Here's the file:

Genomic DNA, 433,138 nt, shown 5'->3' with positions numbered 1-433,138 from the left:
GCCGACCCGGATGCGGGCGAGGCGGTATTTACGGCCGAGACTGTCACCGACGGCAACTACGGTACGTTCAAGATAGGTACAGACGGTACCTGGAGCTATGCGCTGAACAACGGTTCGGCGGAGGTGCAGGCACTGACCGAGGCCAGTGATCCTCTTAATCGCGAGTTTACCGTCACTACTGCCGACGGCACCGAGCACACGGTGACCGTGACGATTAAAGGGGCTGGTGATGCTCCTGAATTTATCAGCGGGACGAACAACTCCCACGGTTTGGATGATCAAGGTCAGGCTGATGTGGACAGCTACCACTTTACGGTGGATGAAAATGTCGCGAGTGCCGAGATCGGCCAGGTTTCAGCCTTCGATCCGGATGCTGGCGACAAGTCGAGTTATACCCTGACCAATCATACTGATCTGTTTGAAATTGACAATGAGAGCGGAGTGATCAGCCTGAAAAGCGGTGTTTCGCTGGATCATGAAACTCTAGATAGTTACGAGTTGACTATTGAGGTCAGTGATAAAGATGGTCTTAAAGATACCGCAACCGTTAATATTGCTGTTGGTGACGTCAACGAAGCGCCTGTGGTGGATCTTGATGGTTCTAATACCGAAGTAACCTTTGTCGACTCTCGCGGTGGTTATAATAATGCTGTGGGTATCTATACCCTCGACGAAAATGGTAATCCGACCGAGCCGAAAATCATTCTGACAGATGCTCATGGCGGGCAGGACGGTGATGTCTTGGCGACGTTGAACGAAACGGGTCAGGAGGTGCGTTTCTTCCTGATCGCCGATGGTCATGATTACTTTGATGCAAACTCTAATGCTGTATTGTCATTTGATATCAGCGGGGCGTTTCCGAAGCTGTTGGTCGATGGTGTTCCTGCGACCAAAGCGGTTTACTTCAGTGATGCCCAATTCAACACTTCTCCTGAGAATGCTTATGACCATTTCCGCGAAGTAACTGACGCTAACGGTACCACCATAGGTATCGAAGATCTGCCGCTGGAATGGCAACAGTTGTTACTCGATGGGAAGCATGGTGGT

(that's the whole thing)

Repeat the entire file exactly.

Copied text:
Genomic DNA, 433,138 nt, shown 5'->3' with positions numbered 1-433,138 from the left:
GCCGACCCGGATGCGGGCGAGGCGGTATTTACGGCCGAGACTGTCACCGACGGCAACTACGGTACGTTCAAGATAGGTACAGACGGTACCTGGAGCTATGCGCTGAACAACGGTTCGGCGGAGGTGCAGGCACTGACCGAGGCCAGTGATCCTCTTAATCGCGAGTTTACCGTCACTACTGCCGACGGCACCGAGCACACGGTGACCGTGACGATTAAAGGGGCTGGTGATGCTCCTGAATTTATCAGCGGGACGAACAACTCCCACGGTTTGGATGATCAAGGTCAGGCTGATGTGGACAGCTACCACTTTACGGTGGATGAAAATGTCGCGAGTGCCGAGATCGGCCAGGTTTCAGCCTTCGATCCGGATGCTGGCGACAAGTCGAGTTATACCCTGACCAATCATACTGATCTGTTTGAAATTGACAATGAGAGCGGAGTGATCAGCCTGAAAAGCGGTGTTTCGCTGGATCATGAAACTCTAGATAGTTACGAGTTGACTATTGAGGTCAGTGATAAAGATGGTCTTAAAGATACCGCAACCGTTAATATTGCTGTTGGTGACGTCAACGAAGCGCCTGTGGTGGATCTTGATGGTTCTAATACCGAAGTAACCTTTGTCGACTCTCGCGGTGGTTATAATAATGCTGTGGGTATCTATACCCTCGACGAAAATGGTAATCCGACCGAGCCGAAAATCATTCTGACAGATGCTCATGGCGGGCAGGACGGTGATGTCTTGGCGACGTTGAACGAAACGGGTCAGGAGGTGCGTTTCTTCCTGATCGCCGATGGTCATGATTACTTTGATGCAAACTCTAATGCTGTATTGTCATTTGATATCAGCGGGGCGTTTCCGAAGCTGTTGGTCGATGGTGTTCCTGCGACCAAAGCGGTTTACTTCAGTGATGCCCAATTCAACACTTCTCCTGAGAATGCTTATGACCATTTCCGCGAAGTAACTGACGCTAACGGTACCACCATAGGTATCGAAGATCTGCCGCTGGAATGGCAACAGTTGTTACTCGATGGGAAGCATGGTGGT